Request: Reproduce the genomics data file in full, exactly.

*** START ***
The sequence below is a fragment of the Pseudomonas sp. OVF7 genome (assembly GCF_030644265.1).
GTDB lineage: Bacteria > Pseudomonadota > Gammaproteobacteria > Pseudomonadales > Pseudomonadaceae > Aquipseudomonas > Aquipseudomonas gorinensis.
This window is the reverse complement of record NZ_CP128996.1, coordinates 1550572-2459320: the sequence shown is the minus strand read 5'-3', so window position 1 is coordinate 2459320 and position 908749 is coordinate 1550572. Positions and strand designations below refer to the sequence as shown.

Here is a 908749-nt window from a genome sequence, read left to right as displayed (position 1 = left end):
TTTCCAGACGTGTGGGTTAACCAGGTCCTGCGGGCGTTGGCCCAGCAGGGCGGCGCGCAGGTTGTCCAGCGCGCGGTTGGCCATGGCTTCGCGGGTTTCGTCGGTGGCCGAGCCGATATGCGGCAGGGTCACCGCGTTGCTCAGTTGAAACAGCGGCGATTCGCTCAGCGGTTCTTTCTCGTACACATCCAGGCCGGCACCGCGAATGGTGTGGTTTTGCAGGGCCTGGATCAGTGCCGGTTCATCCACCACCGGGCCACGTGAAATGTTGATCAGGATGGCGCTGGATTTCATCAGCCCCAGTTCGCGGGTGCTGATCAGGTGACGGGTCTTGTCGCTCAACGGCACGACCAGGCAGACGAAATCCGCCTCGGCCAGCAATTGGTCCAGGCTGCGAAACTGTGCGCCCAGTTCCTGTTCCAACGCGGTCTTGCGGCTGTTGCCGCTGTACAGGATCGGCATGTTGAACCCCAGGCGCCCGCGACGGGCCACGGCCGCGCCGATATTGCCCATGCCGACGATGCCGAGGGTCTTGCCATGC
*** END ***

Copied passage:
The sequence below is a fragment of the Pseudomonas sp. OVF7 genome (assembly GCF_030644265.1).
GTDB lineage: Bacteria > Pseudomonadota > Gammaproteobacteria > Pseudomonadales > Pseudomonadaceae > Aquipseudomonas > Aquipseudomonas gorinensis.
This window is the reverse complement of record NZ_CP128996.1, coordinates 1550572-2459320: the sequence shown is the minus strand read 5'-3', so window position 1 is coordinate 2459320 and position 908749 is coordinate 1550572. Positions and strand designations below refer to the sequence as shown.

Here is a 908749-nt window from a genome sequence, read left to right as displayed (position 1 = left end):
TTTCCAGACGTGTGGGTTAACCAGGTCCTGCGGGCGTTGGCCCAGCAGGGCGGCGCGCAGGTTGTCCAGCGCGCGGTTGGCCATGGCTTCGCGGGTTTCGTCGGTGGCCGAGCCGATATGCGGCAGGGTCACCGCGTTGCTCAGTTGAAACAGCGGCGATTCGCTCAGCGGTTCTTTCTCGTACACATCCAGGCCGGCACCGCGAATGGTGTGGTTTTGCAGGGCCTGGATCAGTGCCGGTTCATCCACCACCGGGCCACGTGAAATGTTGATCAGGATGGCGCTGGATTTCATCAGCCCCAGTTCGCGGGTGCTGATCAGGTGACGGGTCTTGTCGCTCAACGGCACGACCAGGCAGACGAAATCCGCCTCGGCCAGCAATTGGTCCAGGCTGCGAAACTGTGCGCCCAGTTCCTGTTCCAACGCGGTCTTGCGGCTGTTGCCGCTGTACAGGATCGGCATGTTGAACCCCAGGCGCCCGCGACGGGCCACGGCCGCGCCGATATTGCCCATGCCGACGATGCCGAGGGTCTTGCCATGC